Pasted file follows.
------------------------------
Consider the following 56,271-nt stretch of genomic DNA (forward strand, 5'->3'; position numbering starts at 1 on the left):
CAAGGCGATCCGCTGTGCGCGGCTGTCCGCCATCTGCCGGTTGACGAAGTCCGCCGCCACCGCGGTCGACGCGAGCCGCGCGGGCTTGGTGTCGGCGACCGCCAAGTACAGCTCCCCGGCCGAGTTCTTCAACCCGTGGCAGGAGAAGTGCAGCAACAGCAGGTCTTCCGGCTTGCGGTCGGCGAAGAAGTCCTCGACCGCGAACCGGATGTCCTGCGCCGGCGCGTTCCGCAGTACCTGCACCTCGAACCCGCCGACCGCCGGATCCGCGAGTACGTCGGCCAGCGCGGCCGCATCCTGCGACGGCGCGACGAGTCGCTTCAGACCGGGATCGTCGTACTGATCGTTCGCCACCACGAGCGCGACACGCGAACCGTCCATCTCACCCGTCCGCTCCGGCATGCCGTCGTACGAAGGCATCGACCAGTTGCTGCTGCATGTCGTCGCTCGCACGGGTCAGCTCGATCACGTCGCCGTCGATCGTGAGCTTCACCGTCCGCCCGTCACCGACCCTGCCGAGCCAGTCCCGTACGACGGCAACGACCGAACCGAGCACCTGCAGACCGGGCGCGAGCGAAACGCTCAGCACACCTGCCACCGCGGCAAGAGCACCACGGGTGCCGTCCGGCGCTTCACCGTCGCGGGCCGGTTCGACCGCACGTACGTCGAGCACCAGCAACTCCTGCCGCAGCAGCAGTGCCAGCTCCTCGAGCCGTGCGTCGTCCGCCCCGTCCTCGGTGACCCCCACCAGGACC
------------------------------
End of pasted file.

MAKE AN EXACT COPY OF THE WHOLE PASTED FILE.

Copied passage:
Consider the following 56,271-nt stretch of genomic DNA (forward strand, 5'->3'; position numbering starts at 1 on the left):
CAAGGCGATCCGCTGTGCGCGGCTGTCCGCCATCTGCCGGTTGACGAAGTCCGCCGCCACCGCGGTCGACGCGAGCCGCGCGGGCTTGGTGTCGGCGACCGCCAAGTACAGCTCCCCGGCCGAGTTCTTCAACCCGTGGCAGGAGAAGTGCAGCAACAGCAGGTCTTCCGGCTTGCGGTCGGCGAAGAAGTCCTCGACCGCGAACCGGATGTCCTGCGCCGGCGCGTTCCGCAGTACCTGCACCTCGAACCCGCCGACCGCCGGATCCGCGAGTACGTCGGCCAGCGCGGCCGCATCCTGCGACGGCGCGACGAGTCGCTTCAGACCGGGATCGTCGTACTGATCGTTCGCCACCACGAGCGCGACACGCGAACCGTCCATCTCACCCGTCCGCTCCGGCATGCCGTCGTACGAAGGCATCGACCAGTTGCTGCTGCATGTCGTCGCTCGCACGGGTCAGCTCGATCACGTCGCCGTCGATCGTGAGCTTCACCGTCCGCCCGTCACCGACCCTGCCGAGCCAGTCCCGTACGACGGCAACGACCGAACCGAGCACCTGCAGACCGGGCGCGAGCGAAACGCTCAGCACACCTGCCACCGCGGCAAGAGCACCACGGGTGCCGTCCGGCGCTTCACCGTCGCGGGCCGGTTCGACCGCACGTACGTCGAGCACCAGCAACTCCTGCCGCAGCAGCAGTGCCAGCTCCTCGAGCCGTGCGTCGTCCGCCCCGTCCTCGGTGACCCCCACCAGGACC